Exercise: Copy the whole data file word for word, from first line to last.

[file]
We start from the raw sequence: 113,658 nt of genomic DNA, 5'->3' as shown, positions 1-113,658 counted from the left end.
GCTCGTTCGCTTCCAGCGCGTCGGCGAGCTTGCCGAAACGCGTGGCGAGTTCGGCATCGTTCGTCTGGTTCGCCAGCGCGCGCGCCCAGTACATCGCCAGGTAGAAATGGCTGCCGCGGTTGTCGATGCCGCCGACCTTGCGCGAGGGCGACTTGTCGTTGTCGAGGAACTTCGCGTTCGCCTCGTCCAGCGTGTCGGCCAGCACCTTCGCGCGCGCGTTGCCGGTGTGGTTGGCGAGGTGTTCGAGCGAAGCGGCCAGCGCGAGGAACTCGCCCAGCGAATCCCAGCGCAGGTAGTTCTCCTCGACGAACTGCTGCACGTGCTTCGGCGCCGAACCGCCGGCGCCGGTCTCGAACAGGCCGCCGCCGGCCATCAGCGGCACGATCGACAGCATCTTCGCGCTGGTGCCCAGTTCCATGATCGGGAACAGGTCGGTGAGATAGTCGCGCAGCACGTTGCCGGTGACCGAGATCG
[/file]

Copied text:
We start from the raw sequence: 113,658 nt of genomic DNA, 5'->3' as shown, positions 1-113,658 counted from the left end.
GCTCGTTCGCTTCCAGCGCGTCGGCGAGCTTGCCGAAACGCGTGGCGAGTTCGGCATCGTTCGTCTGGTTCGCCAGCGCGCGCGCCCAGTACATCGCCAGGTAGAAATGGCTGCCGCGGTTGTCGATGCCGCCGACCTTGCGCGAGGGCGACTTGTCGTTGTCGAGGAACTTCGCGTTCGCCTCGTCCAGCGTGTCGGCCAGCACCTTCGCGCGCGCGTTGCCGGTGTGGTTGGCGAGGTGTTCGAGCGAAGCGGCCAGCGCGAGGAACTCGCCCAGCGAATCCCAGCGCAGGTAGTTCTCCTCGACGAACTGCTGCACGTGCTTCGGCGCCGAACCGCCGGCGCCGGTCTCGAACAGGCCGCCGCCGGCCATCAGCGGCACGATCGACAGCATCTTCGCGCTGGTGCCCAGTTCCATGATCGGGAACAGGTCGGTGAGATAGTCGCGCAGCACGTTGCCGGTGACCGAGATCG